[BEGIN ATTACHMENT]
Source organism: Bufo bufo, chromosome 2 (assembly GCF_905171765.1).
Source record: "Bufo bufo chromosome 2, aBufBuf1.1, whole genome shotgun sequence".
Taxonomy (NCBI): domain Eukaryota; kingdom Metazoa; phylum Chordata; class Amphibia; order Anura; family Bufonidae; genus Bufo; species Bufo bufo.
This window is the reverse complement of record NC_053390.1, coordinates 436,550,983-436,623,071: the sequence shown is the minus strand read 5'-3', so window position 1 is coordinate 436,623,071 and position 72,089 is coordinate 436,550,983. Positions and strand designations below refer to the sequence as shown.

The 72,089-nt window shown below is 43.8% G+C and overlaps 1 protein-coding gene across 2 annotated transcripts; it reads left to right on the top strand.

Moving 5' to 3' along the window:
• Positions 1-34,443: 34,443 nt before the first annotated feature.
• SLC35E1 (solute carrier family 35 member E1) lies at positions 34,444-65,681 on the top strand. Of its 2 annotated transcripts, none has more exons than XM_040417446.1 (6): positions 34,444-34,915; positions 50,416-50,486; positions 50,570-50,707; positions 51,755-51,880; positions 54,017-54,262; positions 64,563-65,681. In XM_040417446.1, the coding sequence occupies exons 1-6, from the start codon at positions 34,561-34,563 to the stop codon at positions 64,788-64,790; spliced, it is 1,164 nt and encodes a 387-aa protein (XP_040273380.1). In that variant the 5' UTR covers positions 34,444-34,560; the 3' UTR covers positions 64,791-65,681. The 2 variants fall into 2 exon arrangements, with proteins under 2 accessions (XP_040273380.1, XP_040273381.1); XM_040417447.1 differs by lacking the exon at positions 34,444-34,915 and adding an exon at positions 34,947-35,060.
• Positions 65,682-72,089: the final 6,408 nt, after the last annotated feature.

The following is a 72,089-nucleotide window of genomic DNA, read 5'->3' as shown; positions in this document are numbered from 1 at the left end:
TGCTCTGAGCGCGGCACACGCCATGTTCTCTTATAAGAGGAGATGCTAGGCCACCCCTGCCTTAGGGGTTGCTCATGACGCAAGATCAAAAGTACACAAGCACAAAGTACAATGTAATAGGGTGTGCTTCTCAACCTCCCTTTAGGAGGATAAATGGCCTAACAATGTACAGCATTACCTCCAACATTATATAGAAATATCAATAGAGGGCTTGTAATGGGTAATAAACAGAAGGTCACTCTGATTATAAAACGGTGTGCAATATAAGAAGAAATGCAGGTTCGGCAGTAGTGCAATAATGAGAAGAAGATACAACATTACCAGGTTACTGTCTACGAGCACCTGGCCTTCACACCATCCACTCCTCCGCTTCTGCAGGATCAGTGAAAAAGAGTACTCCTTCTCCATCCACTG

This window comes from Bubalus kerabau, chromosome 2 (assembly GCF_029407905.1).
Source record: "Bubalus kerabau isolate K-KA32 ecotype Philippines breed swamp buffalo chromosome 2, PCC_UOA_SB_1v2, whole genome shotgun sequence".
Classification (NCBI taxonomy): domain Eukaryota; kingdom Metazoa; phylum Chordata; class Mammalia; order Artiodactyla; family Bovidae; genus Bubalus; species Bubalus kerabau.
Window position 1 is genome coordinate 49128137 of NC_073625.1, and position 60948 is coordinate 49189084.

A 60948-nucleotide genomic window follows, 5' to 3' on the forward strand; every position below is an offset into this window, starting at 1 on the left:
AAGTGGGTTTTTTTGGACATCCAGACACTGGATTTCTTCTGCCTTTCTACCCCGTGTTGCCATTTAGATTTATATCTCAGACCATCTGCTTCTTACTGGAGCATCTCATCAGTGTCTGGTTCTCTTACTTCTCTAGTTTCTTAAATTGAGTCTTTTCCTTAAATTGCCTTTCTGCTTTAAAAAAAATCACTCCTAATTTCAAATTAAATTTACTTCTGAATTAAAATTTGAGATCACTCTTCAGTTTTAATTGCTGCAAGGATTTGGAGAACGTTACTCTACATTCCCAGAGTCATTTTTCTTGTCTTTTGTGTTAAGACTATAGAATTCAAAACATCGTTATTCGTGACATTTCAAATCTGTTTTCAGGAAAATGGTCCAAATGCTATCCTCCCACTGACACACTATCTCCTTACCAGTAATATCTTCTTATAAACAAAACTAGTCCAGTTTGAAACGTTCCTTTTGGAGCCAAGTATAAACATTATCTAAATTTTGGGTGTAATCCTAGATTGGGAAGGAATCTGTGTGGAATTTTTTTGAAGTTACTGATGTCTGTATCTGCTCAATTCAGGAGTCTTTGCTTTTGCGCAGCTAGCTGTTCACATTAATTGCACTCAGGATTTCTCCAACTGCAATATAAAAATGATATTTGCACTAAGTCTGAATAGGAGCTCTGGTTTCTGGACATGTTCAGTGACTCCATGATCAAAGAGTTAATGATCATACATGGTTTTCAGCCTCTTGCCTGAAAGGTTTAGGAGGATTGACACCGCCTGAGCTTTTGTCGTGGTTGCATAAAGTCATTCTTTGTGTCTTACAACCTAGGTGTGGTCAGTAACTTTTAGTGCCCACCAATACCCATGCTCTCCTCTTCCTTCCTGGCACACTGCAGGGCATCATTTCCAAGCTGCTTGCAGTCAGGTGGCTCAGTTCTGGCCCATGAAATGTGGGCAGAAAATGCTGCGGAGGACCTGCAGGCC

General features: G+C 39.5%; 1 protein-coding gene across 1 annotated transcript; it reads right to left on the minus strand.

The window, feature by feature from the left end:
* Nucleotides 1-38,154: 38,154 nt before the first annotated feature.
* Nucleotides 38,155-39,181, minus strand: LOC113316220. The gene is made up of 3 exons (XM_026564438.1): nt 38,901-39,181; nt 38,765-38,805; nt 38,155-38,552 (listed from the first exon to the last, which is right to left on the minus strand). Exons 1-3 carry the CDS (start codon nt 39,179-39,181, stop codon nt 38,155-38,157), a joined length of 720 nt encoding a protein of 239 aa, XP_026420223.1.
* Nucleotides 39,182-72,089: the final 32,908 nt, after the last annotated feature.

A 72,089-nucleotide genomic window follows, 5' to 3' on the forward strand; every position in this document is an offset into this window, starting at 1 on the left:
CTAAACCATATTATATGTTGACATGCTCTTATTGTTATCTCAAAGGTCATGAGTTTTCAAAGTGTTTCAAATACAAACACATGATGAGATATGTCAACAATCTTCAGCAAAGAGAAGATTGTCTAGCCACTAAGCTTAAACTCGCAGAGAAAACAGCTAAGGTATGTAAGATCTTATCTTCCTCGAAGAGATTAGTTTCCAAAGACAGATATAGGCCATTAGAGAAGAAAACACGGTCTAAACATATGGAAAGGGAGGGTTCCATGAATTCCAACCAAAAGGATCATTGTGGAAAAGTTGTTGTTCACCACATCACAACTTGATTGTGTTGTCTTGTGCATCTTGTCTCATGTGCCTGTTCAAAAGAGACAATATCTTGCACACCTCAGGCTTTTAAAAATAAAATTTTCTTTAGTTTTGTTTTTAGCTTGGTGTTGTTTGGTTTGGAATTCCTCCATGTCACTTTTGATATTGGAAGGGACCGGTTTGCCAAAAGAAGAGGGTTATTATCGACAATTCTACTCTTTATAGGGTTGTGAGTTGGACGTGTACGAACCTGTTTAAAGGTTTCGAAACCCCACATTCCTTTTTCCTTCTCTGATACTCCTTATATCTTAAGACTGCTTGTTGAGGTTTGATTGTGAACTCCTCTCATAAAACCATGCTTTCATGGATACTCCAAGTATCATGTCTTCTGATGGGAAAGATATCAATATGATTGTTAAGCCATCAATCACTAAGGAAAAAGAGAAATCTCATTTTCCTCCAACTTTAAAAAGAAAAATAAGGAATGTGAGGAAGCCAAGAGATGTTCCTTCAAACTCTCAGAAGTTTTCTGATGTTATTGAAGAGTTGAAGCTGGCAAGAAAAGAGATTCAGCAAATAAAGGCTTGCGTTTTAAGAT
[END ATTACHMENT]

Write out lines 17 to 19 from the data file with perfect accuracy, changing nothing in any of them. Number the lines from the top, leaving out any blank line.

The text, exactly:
AAGTGGGTTTTTTTGGACATCCAGACACTGGATTTCTTCTGCCTTTCTACCCCGTGTTGCCATTTAGATTTATATCTCAGACCATCTGCTTCTTACTGGAGCATCTCATCAGTGTCTGGTTCTCTTACTTCTCTAGTTTCTTAAATTGAGTCTTTTCCTTAAATTGCCTTTCTGCTTTAAAAAAAATCACTCCTAATTTCAAATTAAATTTACTTCTGAATTAAAATTTGAGATCACTCTTCAGTTTTAATTGCTGCAAGGATTTGGAGAACGTTACTCTACATTCCCAGAGTCATTTTTCTTGTCTTTTGTGTTAAGACTATAGAATTCAAAACATCGTTATTCGTGACATTTCAAATCTGTTTTCAGGAAAATGGTCCAAATGCTATCCTCCCACTGACACACTATCTCCTTACCAGTAATATCTTCTTATAAACAAAACTAGTCCAGTTTGAAACGTTCCTTTTGGAGCCAAGTATAAACATTATCTAAATTTTGGGTGTAATCCTAGATTGGGAAGGAATCTGTGTGGAATTTTTTTGAAGTTACTGATGTCTGTATCTGCTCAATTCAGGAGTCTTTGCTTTTGCGCAGCTAGCTGTTCACATTAATTGCACTCAGGATTTCTCCAACTGCAATATAAAAATGATATTTGCACTAAGTCTGAATAGGAGCTCTGGTTTCTGGACATGTTCAGTGACTCCATGATCAAAGAGTTAATGATCATACATGGTTTTCAGCCTCTTGCCTGAAAGGTTTAGGAGGATTGACACCGCCTGAGCTTTTGTCGTGGTTGCATAAAGTCATTCTTTGTGTCTTACAACCTAGGTGTGGTCAGTAACTTTTAGTGCCCACCAATACCCATGCTCTCCTCTTCCTTCCTGGCACACTGCAGGGCATCATTTCCAAGCTGCTTGCAGTCAGGTGGCTCAGTTCTGGCCCATGAAATGTGGGCAGAAAATGCTGCGGAGGACCTGCAGGCC

General features: G+C 39.5%; 1 protein-coding gene across 1 annotated transcript; it reads right to left on the minus strand.

The window, feature by feature from the left end: